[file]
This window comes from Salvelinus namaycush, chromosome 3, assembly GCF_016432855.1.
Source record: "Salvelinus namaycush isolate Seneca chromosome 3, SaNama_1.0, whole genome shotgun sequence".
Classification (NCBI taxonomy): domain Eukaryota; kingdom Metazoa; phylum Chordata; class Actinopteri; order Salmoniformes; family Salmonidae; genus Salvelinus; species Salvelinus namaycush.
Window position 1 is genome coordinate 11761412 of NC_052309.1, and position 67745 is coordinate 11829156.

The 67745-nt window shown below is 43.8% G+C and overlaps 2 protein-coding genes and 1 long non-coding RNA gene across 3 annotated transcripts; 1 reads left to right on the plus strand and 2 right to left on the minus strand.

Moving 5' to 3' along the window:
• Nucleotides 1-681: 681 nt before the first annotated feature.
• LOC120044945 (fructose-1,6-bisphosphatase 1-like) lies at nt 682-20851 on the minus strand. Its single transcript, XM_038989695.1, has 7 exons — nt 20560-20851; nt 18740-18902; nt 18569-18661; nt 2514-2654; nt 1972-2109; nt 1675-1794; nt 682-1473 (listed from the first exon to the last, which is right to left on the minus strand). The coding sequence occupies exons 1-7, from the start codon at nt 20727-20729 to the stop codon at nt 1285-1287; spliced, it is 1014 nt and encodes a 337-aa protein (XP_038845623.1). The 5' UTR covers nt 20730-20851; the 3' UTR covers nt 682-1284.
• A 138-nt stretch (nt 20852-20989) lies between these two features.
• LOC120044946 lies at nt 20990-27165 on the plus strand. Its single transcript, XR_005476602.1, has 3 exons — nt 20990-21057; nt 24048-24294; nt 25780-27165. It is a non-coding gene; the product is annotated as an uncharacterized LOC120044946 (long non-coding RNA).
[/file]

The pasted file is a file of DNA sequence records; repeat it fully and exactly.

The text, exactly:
This window comes from Salvelinus namaycush, chromosome 3, assembly GCF_016432855.1.
Source record: "Salvelinus namaycush isolate Seneca chromosome 3, SaNama_1.0, whole genome shotgun sequence".
Classification (NCBI taxonomy): domain Eukaryota; kingdom Metazoa; phylum Chordata; class Actinopteri; order Salmoniformes; family Salmonidae; genus Salvelinus; species Salvelinus namaycush.
Window position 1 is genome coordinate 11761412 of NC_052309.1, and position 67745 is coordinate 11829156.

The 67745-nt window shown below is 43.8% G+C and overlaps 2 protein-coding genes and 1 long non-coding RNA gene across 3 annotated transcripts; 1 reads left to right on the plus strand and 2 right to left on the minus strand.

Moving 5' to 3' along the window:
• Nucleotides 1-681: 681 nt before the first annotated feature.
• LOC120044945 (fructose-1,6-bisphosphatase 1-like) lies at nt 682-20851 on the minus strand. Its single transcript, XM_038989695.1, has 7 exons — nt 20560-20851; nt 18740-18902; nt 18569-18661; nt 2514-2654; nt 1972-2109; nt 1675-1794; nt 682-1473 (listed from the first exon to the last, which is right to left on the minus strand). The coding sequence occupies exons 1-7, from the start codon at nt 20727-20729 to the stop codon at nt 1285-1287; spliced, it is 1014 nt and encodes a 337-aa protein (XP_038845623.1). The 5' UTR covers nt 20730-20851; the 3' UTR covers nt 682-1284.
• A 138-nt stretch (nt 20852-20989) lies between these two features.
• LOC120044946 lies at nt 20990-27165 on the plus strand. Its single transcript, XR_005476602.1, has 3 exons — nt 20990-21057; nt 24048-24294; nt 25780-27165. It is a non-coding gene; the product is annotated as an uncharacterized LOC120044946 (long non-coding RNA).